The ever growing capacity of computers and their lower cost has facilitated the development of predictive systems of incredible precision, applicable in multiple fields, from finance markets to medicine. But this larger capacity, because of the higher complexity of predictive models, entails a higher difficulty to explain the results obtained or why certain conclusion has been reached. There are models easily explained, but they are simpler and less precise. We must decide in each case the trade off between precision and explainability.
Black-box systems, like the deep-learning systems (neural networks), can have thousands, millions of internal parameters, and they perform as many operation in each prediction, being practically impossible to interpret why the system reaches one conclusion or another. White or transparent box systems, on the other hand, are relatively easy to explain, and it is possible to follow the reasoning path of the model, or to compute the weight of each variable in the final decision. All machine learning algorithms used fall between the extremes of the unexplainable, like neural networks, and the totally transparent, like a linear regressions. The choice is ours.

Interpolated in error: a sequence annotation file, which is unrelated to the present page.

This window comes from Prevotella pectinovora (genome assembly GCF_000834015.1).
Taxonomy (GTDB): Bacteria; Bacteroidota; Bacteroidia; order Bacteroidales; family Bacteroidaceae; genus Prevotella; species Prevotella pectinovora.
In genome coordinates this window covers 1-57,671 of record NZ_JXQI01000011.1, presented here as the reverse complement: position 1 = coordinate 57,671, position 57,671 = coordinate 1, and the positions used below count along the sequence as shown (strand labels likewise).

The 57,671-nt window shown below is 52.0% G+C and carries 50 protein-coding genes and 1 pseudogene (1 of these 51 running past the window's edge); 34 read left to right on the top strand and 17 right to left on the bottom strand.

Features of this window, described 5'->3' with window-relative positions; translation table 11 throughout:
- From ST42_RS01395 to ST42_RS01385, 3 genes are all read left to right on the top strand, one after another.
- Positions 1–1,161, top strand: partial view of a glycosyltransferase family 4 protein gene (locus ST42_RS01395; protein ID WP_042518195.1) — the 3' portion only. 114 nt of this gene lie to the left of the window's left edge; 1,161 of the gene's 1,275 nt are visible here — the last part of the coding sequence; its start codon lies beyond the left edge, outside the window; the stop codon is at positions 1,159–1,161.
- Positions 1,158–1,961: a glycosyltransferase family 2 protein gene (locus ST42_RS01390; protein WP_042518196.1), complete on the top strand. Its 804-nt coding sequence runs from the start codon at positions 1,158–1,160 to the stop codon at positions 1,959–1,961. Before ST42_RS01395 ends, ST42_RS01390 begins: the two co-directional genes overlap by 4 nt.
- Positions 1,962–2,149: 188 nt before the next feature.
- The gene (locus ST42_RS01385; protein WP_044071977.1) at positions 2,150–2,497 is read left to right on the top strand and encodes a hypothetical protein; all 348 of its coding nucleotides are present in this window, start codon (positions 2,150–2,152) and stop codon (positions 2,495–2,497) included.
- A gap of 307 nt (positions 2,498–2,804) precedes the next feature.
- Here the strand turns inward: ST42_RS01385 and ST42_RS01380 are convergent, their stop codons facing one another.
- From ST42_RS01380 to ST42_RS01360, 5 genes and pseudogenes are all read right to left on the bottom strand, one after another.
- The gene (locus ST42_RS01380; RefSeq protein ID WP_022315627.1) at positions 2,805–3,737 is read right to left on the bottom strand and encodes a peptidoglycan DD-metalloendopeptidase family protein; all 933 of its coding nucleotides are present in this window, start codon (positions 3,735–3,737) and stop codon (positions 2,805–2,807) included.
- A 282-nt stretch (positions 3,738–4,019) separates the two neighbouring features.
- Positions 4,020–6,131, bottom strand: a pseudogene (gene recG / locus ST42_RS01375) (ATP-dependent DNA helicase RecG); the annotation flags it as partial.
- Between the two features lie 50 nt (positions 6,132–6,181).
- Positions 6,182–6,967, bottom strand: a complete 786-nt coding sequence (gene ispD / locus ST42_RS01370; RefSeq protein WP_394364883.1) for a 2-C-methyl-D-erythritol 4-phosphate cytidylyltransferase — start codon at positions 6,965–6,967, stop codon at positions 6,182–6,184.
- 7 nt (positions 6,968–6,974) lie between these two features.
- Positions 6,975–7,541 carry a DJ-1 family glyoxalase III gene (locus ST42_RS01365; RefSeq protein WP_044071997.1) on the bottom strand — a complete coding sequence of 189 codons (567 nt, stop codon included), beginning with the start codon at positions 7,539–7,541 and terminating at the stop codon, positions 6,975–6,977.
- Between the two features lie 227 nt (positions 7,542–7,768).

If we develop a complex system to estimate customer churn risk, for instance, we will know which customers are at risk with high precision, but we will not know why, which is the source of their unsatisfaction, and it is better if the sales team investigates the reason and decide a course of action rather than triggering an automatic price cut, because the system does not know that customers complain about bad deliveries, for instance. The simpler the model, the easier it will be to explain its decisions, but also less precise, so if we use a simple regression to estimate the credit risk of a customer, we will understand perfectly how each variable contributes, but it might not be very precise, and we might as well make our decision by rolling some dice.
There is high interest in developing explainable AI, and big players, like Google or IBM, already have products yielding interesting results; and if we have a tight budget, there are simple creative solutions to obtain equally simple explanations. It will be our particular need, our context, what dictates where do we stand in terms of precision or explainability.